Missionary Principles and Practice by Robert E. Speer

A handbook on missionary principles by the American Presbyterian missiologist Robert Elliott Speer [1867-1947]. My thanks to Redcliffe College for providing a copy of this public domain book for digitisation.

Robert E. Speer [1867-1947], Missionary Principles and Practice. A Discussion of Christian Missions and of some Criticisms upon them, 3rd edn. New York/London: Fleming H. Revell Co., 1902. Hbk. pp.552. [Click to visit the Robert Speer page to download this and other titles by this author. My thanks to Dr James A. Patterson for his bibliography]

Contents

  • Preface
  • Part I. General Principles Stated
  1. Missions—Primary and Essential in Christianity
  2. Common Honesty and Foreign Missions
  3. The Need of the Non-Christian World for Christ
  4. What are Christian Missionaries Trying to Do?
  5. The Aim of Christian Missions
  6. The Science of Missions
  7. The Kind of Men Needed in Foreign Missions
  8. Some Current Criticisms of Missions
  9. The Assumption Underlying Missionary Criticism
  10. Missions and Spiritual Life
  11. Missionaries and Their Rights
  12. Christianity the Solitary and Sufficient Religion

    Part II. General Principles Applied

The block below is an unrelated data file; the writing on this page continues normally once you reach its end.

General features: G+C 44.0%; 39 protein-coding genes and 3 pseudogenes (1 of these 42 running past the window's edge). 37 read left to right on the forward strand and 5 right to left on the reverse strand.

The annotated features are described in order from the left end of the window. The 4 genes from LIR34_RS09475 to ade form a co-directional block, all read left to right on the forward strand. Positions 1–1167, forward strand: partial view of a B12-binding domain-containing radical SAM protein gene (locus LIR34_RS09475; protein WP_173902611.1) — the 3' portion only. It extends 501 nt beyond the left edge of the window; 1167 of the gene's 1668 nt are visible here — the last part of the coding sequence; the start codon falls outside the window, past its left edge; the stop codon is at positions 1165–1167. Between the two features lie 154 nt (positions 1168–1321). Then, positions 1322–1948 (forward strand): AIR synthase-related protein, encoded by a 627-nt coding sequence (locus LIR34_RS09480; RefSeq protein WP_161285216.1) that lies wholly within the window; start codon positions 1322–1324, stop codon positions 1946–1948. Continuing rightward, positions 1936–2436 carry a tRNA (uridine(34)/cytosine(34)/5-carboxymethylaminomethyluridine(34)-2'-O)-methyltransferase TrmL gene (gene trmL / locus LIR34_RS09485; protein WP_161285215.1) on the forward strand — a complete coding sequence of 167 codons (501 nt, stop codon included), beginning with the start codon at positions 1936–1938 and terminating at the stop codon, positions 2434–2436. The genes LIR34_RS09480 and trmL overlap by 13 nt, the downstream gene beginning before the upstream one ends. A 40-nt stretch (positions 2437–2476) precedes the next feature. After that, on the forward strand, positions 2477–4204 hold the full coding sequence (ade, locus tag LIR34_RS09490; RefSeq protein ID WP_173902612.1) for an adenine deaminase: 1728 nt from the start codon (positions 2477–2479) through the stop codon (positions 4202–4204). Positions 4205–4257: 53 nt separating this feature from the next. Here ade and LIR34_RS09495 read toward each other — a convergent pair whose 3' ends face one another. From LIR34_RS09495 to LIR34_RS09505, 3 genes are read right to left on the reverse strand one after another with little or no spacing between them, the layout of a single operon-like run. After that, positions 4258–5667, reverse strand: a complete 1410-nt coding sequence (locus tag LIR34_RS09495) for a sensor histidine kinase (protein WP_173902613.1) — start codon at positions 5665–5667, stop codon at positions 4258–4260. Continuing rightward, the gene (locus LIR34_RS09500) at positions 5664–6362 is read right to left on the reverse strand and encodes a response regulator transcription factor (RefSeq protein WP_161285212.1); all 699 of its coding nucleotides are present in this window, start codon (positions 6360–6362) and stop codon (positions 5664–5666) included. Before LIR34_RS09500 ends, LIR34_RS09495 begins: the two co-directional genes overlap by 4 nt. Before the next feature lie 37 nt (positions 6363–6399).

13. The Iniquity of Christian Missions in China
  14. Are the Missionaries Responsible for the Troubles in China?
  15. The Scuttle Policy in China
  16. Has Missionary Work in China Been Worth While?
  17. Minister Wu’s Confucian Propaganda
  18. A Roman Catholic View of Missions in China
  19. Higher Education in Missions with Special Reference to Conditions in China
  20. Truth or Tolerance
  21. Some Missionary Aspects of Paul’s First Itineration
  22. Some Missionary Aspects of Paul’s Second Itineration

    Part III. Need and Results
  23. Impressions of Christian Missions in Asia
  24. Persian Mohammedans and Mohammedanism
  25. Glimpses of Life on a Persian Highway
  26. On the Corpse Road
  27. Why Christianity Appeals to the Japanese
  28. Shosaburo Aoyama, A Japanese Christian Gentleman
  29. Four Life Stories
  30. Pastor Tsiang’s Story
  31. A Chinese Preacher
  32. Two Korean Christians
  33. Missionary Biographies
  34. Missionary Heroism I Have Known
  35. Li Hung Chang and Christian Missions
  36. The Civilizing Influence of Missions
  37. The Propagation of Christianity in the Last Century

    Part IV. Privilege and Duty
  38. The Missionary Spirit of the Christian Life
  39. Christ, the Desire of the Nations
  40. What Christ Has Done for Woman
  41. Prayer and Missions
  42. The Holy Spirit and Missions
  43. The Resources of the Christian Church
  44. The Evangelization of the World in this Generation
  45. The Speedy Bringing of the World to Christ

Timothy Richard of China

Timothy Richard in the Library at Shanghai

Timothy Richard was born in Wales and was converted during the 1859-60 Revival. He responded to the call to overseas service and served with the Baptist Missionary Society in China. He became convinced that the indigenous church should be self-supporting and that evangelism was best done by native Chinese Christians. The Ex-patriate missionaries should devote their time to working with the intelligentsia of China and combine outreach with development. After the Boxer uprising of 1900 he was instrumental in the establishment of Shanghai University.

My thanks to Redcliffe College for making a copy of this public domain title available for digitisation.